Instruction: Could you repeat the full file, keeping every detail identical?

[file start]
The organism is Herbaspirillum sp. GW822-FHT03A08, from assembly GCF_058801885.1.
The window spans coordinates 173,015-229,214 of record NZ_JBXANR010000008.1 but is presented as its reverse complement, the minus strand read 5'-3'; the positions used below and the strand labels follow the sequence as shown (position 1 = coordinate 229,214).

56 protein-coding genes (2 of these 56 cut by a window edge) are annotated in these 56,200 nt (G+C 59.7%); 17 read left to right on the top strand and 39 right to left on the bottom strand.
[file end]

The organism is Herbaspirillum sp. GW822-FHT03A08, from assembly GCF_058801885.1.
The window spans coordinates 173,015-229,214 of record NZ_JBXANR010000008.1 but is presented as its reverse complement, the minus strand read 5'-3'; the positions used below and the strand labels follow the sequence as shown (position 1 = coordinate 229,214).

56 protein-coding genes (2 of these 56 cut by a window edge) are annotated in these 56,200 nt (G+C 59.7%); 17 read left to right on the top strand and 39 right to left on the bottom strand.